78-year-old Moses the turtle has been missing for more than two weeks. His owner, 83-year-old Gloria Todd of Catonsville, Maryland, believes that Moses was stolen from a kiddie pool in her yard on Sept. 12. He is about the size of a luncheon plate and Todd describes the male slider turtle as having yellow lines on its head, neck and shell, with long front nails and short back nails. Moses spent hours in the plastic pool in the side yard of Todd's house when it wasn't too hot, to get some sunlight, she said. "I was shocked that he was gone," she said.
"I couldn't believe that someone would come onto my property and take something that did not belong to them, especially a living thing."
Moses was one of two tiny turtles Todd received as a gift from an aunt when she was 5, she said. The other one, whose name she did not remember, did not live long.
Usually, Moses is kept inside, in a washtub in her laundry room. After a veterinarian recommended Moses get more sunlight, he advised Todd to place him in a pool outside on nice days.
It's something she said she and husband of more than 60 years, Pete, have done for more than a decade, usually for a couple hours at a time, several days a week, particularly late in the summer.
Her husband usually brings Moses out to the pool after filling it at what he called a modest depth, so the turtle wouldn't be able to climb out over the edge of it from the surface of the water.
"He loves it," she said. "You could almost see him smile."
Pete Todd said the turtle would often be outside when neither he nor his wife were home.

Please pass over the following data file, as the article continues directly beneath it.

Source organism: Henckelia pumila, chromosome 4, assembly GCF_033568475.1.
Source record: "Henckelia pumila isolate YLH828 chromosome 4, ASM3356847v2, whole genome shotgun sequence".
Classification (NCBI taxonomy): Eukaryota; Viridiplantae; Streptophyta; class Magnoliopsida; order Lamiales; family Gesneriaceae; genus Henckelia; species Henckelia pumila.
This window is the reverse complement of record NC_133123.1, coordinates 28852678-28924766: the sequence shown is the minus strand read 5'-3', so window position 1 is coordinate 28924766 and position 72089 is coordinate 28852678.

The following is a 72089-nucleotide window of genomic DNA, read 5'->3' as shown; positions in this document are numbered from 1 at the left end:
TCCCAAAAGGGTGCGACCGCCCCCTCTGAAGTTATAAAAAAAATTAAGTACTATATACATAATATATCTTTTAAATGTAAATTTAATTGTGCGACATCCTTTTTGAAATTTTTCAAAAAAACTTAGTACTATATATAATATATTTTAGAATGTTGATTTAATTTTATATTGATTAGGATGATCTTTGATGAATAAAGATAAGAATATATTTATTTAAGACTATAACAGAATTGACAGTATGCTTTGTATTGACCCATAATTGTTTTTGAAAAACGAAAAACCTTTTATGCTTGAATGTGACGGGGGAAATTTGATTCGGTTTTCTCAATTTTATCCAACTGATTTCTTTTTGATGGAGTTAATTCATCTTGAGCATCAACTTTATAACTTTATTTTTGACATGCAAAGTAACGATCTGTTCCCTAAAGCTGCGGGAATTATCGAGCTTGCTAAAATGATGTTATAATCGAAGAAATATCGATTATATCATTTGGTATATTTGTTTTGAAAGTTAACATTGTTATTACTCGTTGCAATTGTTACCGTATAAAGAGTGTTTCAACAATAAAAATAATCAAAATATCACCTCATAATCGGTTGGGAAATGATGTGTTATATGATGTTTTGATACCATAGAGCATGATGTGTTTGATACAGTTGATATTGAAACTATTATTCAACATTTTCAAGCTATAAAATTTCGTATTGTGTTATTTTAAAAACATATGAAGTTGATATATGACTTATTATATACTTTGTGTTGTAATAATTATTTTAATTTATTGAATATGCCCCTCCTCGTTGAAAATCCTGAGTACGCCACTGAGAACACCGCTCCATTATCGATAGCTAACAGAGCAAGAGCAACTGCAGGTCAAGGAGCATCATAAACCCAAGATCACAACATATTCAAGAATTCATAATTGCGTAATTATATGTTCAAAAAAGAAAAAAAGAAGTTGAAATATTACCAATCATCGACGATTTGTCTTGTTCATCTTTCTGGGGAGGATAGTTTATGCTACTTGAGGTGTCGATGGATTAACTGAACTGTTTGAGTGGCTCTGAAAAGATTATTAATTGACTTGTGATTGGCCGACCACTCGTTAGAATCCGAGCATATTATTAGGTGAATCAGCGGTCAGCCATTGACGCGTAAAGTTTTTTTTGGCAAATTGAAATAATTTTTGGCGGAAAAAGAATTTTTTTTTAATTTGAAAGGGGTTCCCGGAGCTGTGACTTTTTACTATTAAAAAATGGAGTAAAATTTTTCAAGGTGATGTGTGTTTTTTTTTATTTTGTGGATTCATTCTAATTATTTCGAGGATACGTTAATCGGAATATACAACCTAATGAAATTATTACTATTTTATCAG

"On private property, you don't expect something like that," he said about the alleged theft.
Slider turtles are typically found in water and normally live to be 30 or 40, according to Kevin Barrett, reptile and amphibian collection and conservation manager for the Maryland Zoo in Baltimore.
With assistance from a local office supply store, Gloria Todd created fliers and distributed them throughout the community and to police.
"They didn't seem too interested," she said about the initial reaction from police. "They report bicycles and lawn mowers and this turtle is much more important to me than a bicycle or a lawn mower."
She heard from police on Sept. 27. They are considering Moses as stolen property, she said.
In more than 20 years of law enforcement, this is the first time Baltimore County police spokesman Cpl. John Wachter has seen a report for a missing turtle, whose picture is now posted at the precinct station.
Gloria Todd remains hopeful that Moses, who she described as a sweet and innocent soul, will be returned home.
"I miss him terribly," she said.